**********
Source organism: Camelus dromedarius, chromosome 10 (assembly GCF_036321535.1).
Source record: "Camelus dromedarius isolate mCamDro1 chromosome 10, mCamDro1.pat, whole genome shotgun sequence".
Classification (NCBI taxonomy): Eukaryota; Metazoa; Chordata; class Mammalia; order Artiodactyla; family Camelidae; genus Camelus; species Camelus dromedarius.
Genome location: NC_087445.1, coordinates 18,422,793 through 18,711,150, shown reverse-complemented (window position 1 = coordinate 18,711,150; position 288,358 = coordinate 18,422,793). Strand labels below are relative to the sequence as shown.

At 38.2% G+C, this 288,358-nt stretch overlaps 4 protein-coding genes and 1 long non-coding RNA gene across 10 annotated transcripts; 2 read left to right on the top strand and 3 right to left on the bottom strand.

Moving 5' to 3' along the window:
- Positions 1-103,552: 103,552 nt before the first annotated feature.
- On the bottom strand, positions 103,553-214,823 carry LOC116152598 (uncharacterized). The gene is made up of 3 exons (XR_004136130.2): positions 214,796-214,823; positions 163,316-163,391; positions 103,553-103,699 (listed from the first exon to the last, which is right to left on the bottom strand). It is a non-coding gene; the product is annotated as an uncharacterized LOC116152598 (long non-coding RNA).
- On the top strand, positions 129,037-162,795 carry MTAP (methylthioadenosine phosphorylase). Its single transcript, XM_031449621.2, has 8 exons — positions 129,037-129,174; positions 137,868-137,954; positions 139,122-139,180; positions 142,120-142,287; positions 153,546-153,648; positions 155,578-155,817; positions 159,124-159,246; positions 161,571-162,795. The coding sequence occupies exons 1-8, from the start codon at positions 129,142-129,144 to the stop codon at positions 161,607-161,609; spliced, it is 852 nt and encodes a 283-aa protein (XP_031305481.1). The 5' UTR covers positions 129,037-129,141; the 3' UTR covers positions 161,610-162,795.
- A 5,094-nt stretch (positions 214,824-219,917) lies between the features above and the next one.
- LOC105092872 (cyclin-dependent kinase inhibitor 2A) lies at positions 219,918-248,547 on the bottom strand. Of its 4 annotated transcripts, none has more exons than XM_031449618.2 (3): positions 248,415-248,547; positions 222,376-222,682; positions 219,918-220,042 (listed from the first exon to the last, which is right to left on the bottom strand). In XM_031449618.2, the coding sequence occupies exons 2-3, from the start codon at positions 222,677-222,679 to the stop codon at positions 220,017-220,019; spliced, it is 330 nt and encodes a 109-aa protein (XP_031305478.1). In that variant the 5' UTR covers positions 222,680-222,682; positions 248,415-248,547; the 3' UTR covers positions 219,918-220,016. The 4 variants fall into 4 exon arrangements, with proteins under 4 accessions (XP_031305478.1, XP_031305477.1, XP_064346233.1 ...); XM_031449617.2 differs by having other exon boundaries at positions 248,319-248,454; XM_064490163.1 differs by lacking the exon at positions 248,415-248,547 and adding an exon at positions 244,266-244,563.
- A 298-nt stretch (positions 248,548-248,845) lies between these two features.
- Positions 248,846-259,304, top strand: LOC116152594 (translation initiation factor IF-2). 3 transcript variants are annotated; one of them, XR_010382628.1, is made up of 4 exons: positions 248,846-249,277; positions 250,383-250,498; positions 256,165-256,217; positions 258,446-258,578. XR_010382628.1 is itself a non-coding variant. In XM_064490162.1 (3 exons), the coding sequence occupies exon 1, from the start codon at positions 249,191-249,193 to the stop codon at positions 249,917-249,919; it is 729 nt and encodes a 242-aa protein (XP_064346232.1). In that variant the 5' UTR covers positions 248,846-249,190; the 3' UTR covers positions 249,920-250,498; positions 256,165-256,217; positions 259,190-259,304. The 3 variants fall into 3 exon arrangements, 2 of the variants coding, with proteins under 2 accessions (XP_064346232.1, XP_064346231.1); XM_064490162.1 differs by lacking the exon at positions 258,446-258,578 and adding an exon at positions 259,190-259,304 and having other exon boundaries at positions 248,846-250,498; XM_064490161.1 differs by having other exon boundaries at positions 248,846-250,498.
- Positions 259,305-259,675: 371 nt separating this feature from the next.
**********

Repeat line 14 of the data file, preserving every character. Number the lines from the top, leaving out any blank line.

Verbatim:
- Positions 259,305-259,675: 371 nt separating this feature from the next.